COMPACT ANTENNA AND RADAR CROSS SECTION TEST RANGE
MBDA in Schrobenhausen houses different laboratories where technicians and engineers study missile characteristics and capabilities. The Compact Test Range is one of them. Here, engineers examine fields of antennas in the frequency range from 1 to one hundred GHz. In addition, it is possible to measure how bodies reflect or absorb electromagnetic fields. The radar cross section (RCS) describes how a body reflects electromagnetic fields in the radar wavelength range. Knowledge of this cross section is fundamental to using a radar to detect and track objects. This knowledge is valuable for both civil and military applications.
CIVIL AND MILITARY APPLICATION
For example, for civilian maritime safety, it is important to be detected - not only in bright sunlight but also in the frequency range of radars at long distances, in fog and rough seas. That is why yachts are equipped with radar reflectors that provide a strong signature in a radar image. To check how strong this signature really is, such radar reflectors are examined in a Compact Test Range. This ensures that even a smaller boat or yacht can be easily detected on the radar image at a greater distance.
In military applications, on the other hand, it is usually important to remain undetected. For this purpose, a missile must leave as small a radar signature as possible. In the test range, technicians can also investigate how small this signature is in different frequency ranges and different positions.
COMPACT TEST RANGE AND KNOW-HOW FOR CUSTOMERS
The laboratory earns its name Compact because it uses a parabolic mirror that reflects the radar field of an antenna and, due to its parabolic design, generates a field that corresponds to that of an antenna at a great distance. At the same time, the characteristic absorbers suppress interference fields caused by reflections. In the picture, these absorbers are clearly visible on the walls of the test chamber.
MBDA uses the facility for its own products but also offers the equipment and know-how to other companies and partners. These customers include for example ESA and Emerson & Cuming Anechoic Chambers (world leader in the design and manufacture of RF absorbers and anechoic chambers). ECAC Sales & Marketing Responsible , Ellen Matthys, : “I would like to thank MBDA Germany for the incredible support they have given us in measuring our absorbers. Looking forward to our next joint project.”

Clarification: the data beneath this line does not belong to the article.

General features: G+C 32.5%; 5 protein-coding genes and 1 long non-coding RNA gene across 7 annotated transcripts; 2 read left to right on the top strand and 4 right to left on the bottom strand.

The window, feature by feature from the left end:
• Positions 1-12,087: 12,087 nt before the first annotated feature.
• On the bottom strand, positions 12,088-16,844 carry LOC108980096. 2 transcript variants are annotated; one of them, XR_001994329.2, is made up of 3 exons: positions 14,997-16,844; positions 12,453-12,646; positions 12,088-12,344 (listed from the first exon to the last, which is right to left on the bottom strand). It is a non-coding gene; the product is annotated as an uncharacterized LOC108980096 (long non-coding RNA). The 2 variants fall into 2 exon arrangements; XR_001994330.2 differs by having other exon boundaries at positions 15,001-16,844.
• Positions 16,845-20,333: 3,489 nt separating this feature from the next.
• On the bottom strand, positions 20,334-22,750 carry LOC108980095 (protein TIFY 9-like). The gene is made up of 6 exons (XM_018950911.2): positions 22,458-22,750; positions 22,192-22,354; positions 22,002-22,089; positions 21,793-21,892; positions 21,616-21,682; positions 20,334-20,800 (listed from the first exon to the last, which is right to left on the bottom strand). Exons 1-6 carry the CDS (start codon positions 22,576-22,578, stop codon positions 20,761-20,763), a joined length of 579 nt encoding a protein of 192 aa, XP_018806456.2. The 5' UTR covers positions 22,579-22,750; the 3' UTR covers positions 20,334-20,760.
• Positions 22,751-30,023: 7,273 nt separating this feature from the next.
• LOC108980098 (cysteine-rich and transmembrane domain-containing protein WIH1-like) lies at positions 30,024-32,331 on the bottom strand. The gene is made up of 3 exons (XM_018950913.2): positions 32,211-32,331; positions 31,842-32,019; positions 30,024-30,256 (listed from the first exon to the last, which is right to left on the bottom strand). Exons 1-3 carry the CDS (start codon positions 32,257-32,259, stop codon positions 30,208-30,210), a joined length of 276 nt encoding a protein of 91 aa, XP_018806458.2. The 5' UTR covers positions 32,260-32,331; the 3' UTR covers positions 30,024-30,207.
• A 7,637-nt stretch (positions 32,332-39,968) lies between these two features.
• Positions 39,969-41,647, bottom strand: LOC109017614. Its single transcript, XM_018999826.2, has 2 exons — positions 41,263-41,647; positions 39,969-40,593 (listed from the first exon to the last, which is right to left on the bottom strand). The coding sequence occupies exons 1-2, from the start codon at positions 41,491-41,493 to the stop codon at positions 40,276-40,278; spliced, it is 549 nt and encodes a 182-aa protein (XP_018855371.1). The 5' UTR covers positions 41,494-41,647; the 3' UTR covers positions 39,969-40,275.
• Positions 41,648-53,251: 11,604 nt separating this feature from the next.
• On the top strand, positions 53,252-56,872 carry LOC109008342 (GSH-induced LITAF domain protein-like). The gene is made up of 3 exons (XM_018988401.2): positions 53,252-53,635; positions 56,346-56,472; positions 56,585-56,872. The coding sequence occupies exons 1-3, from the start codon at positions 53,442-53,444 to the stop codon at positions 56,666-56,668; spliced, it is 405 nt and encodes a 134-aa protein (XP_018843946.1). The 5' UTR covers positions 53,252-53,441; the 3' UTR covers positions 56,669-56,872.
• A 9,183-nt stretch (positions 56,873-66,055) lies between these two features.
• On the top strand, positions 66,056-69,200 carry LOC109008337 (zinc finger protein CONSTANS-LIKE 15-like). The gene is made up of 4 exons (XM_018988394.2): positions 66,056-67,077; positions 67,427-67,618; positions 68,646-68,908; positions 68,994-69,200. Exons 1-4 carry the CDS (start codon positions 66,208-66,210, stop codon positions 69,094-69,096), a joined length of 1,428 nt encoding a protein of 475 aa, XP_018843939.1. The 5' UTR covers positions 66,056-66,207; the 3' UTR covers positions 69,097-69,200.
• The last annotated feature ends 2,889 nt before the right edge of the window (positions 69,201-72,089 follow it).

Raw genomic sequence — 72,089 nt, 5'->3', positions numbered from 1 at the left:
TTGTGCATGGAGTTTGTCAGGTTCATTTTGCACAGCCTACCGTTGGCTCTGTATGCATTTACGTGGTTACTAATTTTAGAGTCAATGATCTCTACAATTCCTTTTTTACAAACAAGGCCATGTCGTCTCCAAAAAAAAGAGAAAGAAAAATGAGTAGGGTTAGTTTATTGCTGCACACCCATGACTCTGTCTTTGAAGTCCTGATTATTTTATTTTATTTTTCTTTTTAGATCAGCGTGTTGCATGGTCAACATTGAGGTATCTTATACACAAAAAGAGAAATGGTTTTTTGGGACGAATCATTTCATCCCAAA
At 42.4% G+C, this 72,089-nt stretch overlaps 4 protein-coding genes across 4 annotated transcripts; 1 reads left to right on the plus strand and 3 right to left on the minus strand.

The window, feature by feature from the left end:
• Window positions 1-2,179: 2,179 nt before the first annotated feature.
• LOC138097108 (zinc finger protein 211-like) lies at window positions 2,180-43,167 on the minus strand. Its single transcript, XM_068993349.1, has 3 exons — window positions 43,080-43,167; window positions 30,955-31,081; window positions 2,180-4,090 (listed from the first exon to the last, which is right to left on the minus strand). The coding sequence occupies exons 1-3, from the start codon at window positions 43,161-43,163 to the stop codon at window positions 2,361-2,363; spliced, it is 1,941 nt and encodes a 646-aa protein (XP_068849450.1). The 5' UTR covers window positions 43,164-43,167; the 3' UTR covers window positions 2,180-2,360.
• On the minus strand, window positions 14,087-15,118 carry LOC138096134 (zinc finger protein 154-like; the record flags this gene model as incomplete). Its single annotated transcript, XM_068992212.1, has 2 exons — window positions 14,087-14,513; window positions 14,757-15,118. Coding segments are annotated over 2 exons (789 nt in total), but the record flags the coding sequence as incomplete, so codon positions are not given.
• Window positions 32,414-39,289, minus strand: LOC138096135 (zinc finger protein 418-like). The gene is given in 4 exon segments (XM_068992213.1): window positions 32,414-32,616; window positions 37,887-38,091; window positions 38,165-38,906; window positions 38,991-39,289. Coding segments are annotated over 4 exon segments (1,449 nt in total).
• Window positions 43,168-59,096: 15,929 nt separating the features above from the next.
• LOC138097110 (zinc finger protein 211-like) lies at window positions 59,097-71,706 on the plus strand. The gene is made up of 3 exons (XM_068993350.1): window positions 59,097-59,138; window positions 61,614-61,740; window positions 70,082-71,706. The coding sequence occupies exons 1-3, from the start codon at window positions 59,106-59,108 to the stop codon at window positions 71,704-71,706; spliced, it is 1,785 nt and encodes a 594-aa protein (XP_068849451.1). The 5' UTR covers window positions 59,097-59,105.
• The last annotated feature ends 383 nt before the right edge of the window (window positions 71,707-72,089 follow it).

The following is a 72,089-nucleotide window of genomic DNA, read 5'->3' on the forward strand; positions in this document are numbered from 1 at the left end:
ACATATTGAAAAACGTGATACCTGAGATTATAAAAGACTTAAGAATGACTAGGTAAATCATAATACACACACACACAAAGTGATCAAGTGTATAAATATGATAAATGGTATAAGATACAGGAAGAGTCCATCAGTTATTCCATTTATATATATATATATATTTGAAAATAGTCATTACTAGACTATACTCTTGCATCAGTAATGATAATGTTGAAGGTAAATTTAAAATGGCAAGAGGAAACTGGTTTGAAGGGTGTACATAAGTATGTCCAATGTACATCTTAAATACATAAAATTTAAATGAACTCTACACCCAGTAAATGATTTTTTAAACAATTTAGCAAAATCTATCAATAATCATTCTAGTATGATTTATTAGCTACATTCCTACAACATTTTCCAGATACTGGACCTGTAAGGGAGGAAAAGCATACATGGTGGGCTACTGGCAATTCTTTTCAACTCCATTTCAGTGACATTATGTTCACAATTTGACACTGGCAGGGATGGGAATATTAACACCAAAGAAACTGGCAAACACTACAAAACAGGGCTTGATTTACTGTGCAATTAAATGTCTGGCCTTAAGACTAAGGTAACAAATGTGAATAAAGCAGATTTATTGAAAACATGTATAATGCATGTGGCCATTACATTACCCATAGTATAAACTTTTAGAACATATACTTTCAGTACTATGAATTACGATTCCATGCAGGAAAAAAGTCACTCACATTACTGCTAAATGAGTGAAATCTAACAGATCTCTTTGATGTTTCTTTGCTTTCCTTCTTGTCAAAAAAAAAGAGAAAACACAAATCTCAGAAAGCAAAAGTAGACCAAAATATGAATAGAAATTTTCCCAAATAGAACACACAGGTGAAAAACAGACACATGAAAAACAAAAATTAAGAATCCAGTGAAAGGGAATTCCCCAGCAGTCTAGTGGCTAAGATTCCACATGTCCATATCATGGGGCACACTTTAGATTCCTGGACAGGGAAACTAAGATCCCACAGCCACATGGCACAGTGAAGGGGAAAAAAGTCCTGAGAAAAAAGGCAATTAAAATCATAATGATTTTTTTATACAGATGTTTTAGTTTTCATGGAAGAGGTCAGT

Maik Middendorf, who holds a doctorate in physics, is responsible for the laboratory at MBDA: "It is always exciting to see how an image of the examined body is calculated from the measurements. Similar to computer tomography in medicine, we can examine here very precisely how a body looks in three dimensions."
DATA ACQUISITION AND IMAGE PROCESSING
Powerful post-processing software is required to evaluate the data acquired in the test range; it provides visualization and analysis of the measurement data. MBDA mainly uses 2 systems: MBDA ISAR and MBDA FAFTA .
ISAR stands for Inverse Synthetic Aperture Radar and is a technique that uses radar imaging to produce high resolution 2D or 3D images of an object. Unlike Synthetic Aperture Radar (SAR) technology where the radar source is moved to provide a larger aperture and thus better image resolution, ISAR uses the motion of the object to achieve the higher image resolution.
In the Compact Test Range, antenna arrays can also be measured. In this case, MBDA FAFTA (Fast Antenna Field Transformation Algorithm) is used. The Fast Antenna Field Transformation Algorithm calculates the corresponding antenna radiation source and the current densities on the antenna surface from the far-field measurement data. Thanks to an innovative formulation of the inverse electromagnetic problem, FAFTA is the first software that can reconstruct authentic equivalent electromagnetic current distributions and extreme near-fields on an antenna under test from antenna measurement data (near-field, far-field).
Research & Technology
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